WASHINGTON – U.S. Senator John Boozman (R-AR) introduced the General Aviation Pilot Protection Act requiring that the Federal Aviation Administration (FAA) reform general aviation medical standards to maintain safety while supporting capable pilots and sustaining economic growth in the industry.
“I urge the FAA to eliminate the bureaucratic barriers that discourage general aviation pilots and drive up costs, without improving safety. While the FAA announced last year that it would propose reforms, the agency is stalling and doing too little to give these aviators the certainty they deserve. This bill is a legislative solution that would provide safety and eliminate burdens which have proven unnecessary,” Boozman, a co-chair of the Senate General Aviation Caucus said.
Current law requires pilots flying certain aircraft to have a third class medical certificate. Over the last decade, 60,000 pilots left the industry, many due to the costly and time consuming process of obtaining a third class medical certificate. The General Aviation Pilot Protection Act expands on the success of FAA’s Sport Pilot rule that was adopted in 2004 and allows pilots to fly many types of small, light aircraft without a third class medical certificate but requires that all pilots undergo a flight review by a certified flight instructor every two years. During these biennial flight reviews, instructors will continue to evaluate each pilot’s physical and cognitive condition, as well as his or her ability to safely operate an aircraft. Small aircraft pilots would be required to maintain a valid driver’s license.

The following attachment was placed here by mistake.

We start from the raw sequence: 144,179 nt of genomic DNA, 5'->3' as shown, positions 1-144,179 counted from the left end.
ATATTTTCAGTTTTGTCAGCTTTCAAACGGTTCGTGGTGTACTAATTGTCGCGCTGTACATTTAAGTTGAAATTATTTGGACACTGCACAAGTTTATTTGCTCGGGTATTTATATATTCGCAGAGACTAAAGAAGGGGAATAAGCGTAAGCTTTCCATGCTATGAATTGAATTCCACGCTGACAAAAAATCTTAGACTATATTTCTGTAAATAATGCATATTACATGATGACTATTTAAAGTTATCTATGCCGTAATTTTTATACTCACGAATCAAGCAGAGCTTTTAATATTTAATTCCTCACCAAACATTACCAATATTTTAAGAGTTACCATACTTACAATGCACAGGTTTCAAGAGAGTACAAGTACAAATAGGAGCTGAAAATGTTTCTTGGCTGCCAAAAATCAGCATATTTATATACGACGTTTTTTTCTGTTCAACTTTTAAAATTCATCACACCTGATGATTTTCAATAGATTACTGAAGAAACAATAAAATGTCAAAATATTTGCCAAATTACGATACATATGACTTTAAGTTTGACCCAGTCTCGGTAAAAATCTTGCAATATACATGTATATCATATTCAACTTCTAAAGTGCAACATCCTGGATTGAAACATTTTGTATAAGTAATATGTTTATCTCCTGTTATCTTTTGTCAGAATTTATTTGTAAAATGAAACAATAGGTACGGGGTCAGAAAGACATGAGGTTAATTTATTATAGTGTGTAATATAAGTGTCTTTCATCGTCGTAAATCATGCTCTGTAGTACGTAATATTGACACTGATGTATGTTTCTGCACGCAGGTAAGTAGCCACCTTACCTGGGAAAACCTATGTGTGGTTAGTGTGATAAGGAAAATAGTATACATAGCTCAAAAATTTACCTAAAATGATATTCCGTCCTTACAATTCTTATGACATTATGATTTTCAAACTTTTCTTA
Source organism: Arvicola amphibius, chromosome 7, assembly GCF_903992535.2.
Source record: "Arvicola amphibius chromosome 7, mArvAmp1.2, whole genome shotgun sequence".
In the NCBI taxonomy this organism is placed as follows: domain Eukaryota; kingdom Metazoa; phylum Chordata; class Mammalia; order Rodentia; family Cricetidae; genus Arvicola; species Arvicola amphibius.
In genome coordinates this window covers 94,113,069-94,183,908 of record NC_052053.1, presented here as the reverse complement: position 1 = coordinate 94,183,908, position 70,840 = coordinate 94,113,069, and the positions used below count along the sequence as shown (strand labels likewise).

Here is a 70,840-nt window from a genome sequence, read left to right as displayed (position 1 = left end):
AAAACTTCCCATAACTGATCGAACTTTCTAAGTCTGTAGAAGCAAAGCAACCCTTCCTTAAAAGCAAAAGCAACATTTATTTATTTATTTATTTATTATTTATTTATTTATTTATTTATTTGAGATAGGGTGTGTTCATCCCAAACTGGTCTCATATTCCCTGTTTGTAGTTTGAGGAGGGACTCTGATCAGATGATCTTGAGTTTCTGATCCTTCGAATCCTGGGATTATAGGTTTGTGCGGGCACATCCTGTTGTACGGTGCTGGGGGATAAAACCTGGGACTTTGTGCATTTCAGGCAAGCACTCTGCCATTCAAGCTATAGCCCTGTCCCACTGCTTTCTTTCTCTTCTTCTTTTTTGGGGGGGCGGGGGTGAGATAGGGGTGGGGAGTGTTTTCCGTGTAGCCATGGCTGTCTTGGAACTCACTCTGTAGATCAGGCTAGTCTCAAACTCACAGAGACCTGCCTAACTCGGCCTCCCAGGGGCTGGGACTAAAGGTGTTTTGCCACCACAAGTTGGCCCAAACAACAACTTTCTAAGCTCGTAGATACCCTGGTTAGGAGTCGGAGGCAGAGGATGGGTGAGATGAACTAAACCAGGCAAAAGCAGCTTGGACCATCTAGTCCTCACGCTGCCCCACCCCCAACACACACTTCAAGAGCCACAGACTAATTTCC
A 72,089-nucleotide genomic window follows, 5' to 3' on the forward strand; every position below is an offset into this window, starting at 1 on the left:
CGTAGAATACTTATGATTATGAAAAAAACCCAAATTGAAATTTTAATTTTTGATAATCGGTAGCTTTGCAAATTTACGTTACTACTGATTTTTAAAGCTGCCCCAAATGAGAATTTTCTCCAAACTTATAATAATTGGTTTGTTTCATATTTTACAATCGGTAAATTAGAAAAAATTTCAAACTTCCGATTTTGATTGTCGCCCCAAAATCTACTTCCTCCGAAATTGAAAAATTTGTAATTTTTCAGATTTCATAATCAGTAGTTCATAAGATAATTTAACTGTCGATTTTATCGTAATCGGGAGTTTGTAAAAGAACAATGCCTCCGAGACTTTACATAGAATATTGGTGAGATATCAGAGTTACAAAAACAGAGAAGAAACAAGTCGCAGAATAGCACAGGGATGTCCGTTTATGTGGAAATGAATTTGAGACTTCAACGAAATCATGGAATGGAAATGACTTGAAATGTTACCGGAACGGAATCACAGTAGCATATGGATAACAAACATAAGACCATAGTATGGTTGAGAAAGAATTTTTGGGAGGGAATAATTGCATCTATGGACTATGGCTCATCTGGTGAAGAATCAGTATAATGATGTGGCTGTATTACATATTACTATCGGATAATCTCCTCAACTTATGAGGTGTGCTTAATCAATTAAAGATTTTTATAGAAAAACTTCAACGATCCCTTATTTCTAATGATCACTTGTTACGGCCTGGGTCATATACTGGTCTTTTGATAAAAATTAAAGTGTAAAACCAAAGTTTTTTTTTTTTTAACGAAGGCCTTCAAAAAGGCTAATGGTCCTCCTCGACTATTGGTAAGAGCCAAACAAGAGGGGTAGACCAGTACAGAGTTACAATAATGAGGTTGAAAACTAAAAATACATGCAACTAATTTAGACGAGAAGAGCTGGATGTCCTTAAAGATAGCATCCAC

This legislation is supported by the Aircraft Owners and Pilots Association (AOPA), Experimental Aircraft Association (EAA), General Aviation Manufacturers Association (GAMA) and the National Business Aviation Association (NBAA).
“We appreciate Senator Boozman’s leadership in introducing his third-class medical reform bill again in this Congress. His efforts have spurred FAA into initiating rulemaking on this critical issue to the general aviation community. The current flight physical system for non-commercial pilots is labor-intensive and costly for both the FAA and the pilot community with no discernible safety benefit. The Boozman legislation offers a better way forward and, when combined with online courses that educate pilots to aeromedical risks related to issues such as over-the-counter medications and hypoxia, we can actually improve aviation safety,” General Aviation Manufacturers Association President and CEO Pete Bunce said. “We are grateful to Senator Boozman, a Co-Chair of the Senate General Aviation Caucus, for his continued advocacy on behalf of the general aviation community.”
Similar legislation was introduced in the House by Rep. Todd Rokita (R-IN).
The provisions of the General Aviation Pilot Protection Act are also under consideration as a component of the Pilots Bill of Rights II, S. 571, which was introduced this week by Senators Jim Inhofe (R-OK), Boozman and a bipartisan coalition of their colleagues.